Building back better

Throughout the pandemic, local government has demonstrated the value of local leadership and stepped up and delivered for our communities when it mattered. 

Councillors have provided local political leadership, supported by exceptional and dedicated council staff. You and they are among the true heroes of the pandemic.  

As we look towards the next phase in our national story, it needs to be about communities and places.

That is why, throughout the LGA’s new ‘Build back local’ campaign, we will be highlighting the role councils can play to lead the recovery from the pandemic – by driving improvements in public health, adult social care and children’s services; boosting local economic growth; reviving town and city centres, building more homes, and improving roads; and equipping people with the skills they need to succeed so that no-one is left behind. 

Launched at our annual conference in July, ‘Build back local’ demonstrates how national and local government can work together to level up communities and tackle inequalities. 

With the right tools, powers and long-term investment in our vital local services, councils can help rebuild their communities and address the challenges brought on by the pandemic.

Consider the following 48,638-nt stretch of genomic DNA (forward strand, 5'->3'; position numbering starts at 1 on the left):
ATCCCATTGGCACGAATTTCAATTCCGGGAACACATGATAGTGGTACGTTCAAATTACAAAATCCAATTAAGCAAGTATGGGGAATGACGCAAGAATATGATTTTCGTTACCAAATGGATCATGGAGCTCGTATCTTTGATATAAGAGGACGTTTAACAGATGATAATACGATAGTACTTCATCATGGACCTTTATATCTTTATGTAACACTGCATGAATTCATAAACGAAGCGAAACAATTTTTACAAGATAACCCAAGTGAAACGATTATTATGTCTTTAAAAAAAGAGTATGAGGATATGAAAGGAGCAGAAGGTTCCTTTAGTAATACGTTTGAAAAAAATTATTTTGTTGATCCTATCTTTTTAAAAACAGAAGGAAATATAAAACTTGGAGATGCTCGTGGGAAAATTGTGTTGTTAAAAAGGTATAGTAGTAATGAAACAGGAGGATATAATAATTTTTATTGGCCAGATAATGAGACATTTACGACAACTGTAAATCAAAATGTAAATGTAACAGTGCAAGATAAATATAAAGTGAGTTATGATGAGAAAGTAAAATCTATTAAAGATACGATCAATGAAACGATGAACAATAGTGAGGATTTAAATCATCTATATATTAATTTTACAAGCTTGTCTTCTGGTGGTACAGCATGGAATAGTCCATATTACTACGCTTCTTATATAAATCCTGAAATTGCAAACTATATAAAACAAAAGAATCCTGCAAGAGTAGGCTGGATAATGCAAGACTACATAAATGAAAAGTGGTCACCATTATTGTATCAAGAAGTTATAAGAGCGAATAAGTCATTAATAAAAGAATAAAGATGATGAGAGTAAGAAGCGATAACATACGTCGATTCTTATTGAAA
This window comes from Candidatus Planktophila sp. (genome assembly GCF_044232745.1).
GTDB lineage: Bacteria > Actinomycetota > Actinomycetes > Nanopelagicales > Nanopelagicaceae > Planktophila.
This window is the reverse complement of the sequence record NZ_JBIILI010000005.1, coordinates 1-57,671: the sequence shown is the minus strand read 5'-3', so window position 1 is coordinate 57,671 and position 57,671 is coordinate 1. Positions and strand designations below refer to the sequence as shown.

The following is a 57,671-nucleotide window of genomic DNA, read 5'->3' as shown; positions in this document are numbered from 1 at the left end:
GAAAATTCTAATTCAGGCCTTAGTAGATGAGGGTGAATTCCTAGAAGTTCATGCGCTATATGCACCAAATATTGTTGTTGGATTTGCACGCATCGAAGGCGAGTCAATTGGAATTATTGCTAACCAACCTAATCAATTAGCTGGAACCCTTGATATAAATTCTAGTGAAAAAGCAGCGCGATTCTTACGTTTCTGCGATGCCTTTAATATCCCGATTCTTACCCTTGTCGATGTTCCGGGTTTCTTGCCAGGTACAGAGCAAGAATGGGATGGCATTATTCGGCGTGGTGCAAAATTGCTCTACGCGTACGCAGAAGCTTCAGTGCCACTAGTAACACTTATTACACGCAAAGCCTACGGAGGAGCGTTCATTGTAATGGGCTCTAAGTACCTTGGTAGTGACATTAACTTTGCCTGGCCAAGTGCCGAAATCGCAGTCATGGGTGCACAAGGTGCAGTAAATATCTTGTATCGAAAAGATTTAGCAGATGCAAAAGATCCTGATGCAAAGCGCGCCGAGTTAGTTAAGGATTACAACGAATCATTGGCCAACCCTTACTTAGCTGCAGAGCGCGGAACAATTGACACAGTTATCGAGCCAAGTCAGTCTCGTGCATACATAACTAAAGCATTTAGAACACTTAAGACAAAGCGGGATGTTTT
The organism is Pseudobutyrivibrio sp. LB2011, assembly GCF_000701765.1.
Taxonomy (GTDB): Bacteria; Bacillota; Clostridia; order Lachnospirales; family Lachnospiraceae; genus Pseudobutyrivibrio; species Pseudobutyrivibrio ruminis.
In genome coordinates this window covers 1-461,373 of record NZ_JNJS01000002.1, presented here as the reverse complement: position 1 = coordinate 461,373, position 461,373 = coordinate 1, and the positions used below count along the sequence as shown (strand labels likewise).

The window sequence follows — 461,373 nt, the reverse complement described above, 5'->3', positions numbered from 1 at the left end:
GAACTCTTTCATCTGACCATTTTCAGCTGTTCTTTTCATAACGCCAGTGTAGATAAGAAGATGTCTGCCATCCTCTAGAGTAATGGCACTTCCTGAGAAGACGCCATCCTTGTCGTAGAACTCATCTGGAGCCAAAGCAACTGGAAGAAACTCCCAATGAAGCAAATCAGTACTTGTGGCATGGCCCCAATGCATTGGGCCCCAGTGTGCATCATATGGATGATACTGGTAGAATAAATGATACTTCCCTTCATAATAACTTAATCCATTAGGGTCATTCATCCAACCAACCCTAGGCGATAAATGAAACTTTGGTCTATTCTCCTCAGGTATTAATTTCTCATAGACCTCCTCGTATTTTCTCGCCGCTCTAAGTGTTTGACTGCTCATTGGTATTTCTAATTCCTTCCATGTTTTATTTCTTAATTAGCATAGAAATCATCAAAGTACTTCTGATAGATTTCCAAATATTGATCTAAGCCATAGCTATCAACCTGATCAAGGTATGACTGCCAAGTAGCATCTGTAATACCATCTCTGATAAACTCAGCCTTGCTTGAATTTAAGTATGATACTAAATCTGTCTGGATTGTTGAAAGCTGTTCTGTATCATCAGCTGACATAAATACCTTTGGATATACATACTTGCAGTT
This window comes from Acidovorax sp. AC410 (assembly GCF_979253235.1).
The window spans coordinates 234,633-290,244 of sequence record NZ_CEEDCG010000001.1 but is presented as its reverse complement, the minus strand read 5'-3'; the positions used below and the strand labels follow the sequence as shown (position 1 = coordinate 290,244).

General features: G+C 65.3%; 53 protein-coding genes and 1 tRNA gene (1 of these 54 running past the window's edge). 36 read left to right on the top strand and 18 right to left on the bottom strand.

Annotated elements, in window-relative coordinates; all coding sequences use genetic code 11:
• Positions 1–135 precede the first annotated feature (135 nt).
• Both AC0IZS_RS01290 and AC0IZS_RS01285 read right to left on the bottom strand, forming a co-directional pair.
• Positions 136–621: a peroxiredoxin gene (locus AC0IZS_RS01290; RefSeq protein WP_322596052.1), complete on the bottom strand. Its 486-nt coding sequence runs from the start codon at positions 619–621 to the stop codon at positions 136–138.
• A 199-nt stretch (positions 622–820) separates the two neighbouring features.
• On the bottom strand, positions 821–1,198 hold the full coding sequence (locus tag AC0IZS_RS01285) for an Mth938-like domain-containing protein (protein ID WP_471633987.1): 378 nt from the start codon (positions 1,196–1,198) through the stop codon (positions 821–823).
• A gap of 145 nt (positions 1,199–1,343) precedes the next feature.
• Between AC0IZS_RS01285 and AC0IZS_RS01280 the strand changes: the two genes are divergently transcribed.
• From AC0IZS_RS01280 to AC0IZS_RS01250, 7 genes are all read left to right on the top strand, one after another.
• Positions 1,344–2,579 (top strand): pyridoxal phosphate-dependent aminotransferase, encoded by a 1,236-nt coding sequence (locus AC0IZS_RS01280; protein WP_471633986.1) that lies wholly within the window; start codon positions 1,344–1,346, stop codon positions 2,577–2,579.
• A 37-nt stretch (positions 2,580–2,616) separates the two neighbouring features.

Through this campaign and beyond, your LGA will continue to make the case for why your local leadership is so vital, and through our sector-led improvement programme we will also support you in innovating and delivering services. 

“Having a secure home and a good job is key to so much

There are some big milestones that we will be focusing on in the coming year. 

Adult social care needs long-term sustainable funding that will allow us to improve the lives of our most vulnerable. The Government’s Levelling Up White Paper needs to genuinely devolve power to councils and local communities.

Having a safe and secure home and the opportunity for a good job is key to so much, so it is vital that the Planning White Paper improves our current planning system. 

We will be making the case for infrastructure, economic growth and genuine local democratic input as the best way to meet our housing needs, 

But we also need to focus on sustainability and the environment.

The UN Climate Change Conference (COP26) in November is a crucial opportunity to showcase councils’ leadership on the environment and delivering net zero. 

The great national challenges of our day – living with coronavirus, building back the economy, ensuring high-quality care and protecting the environment for future generations – all have one thing in common. They can only be tackled through local leadership and local innovation.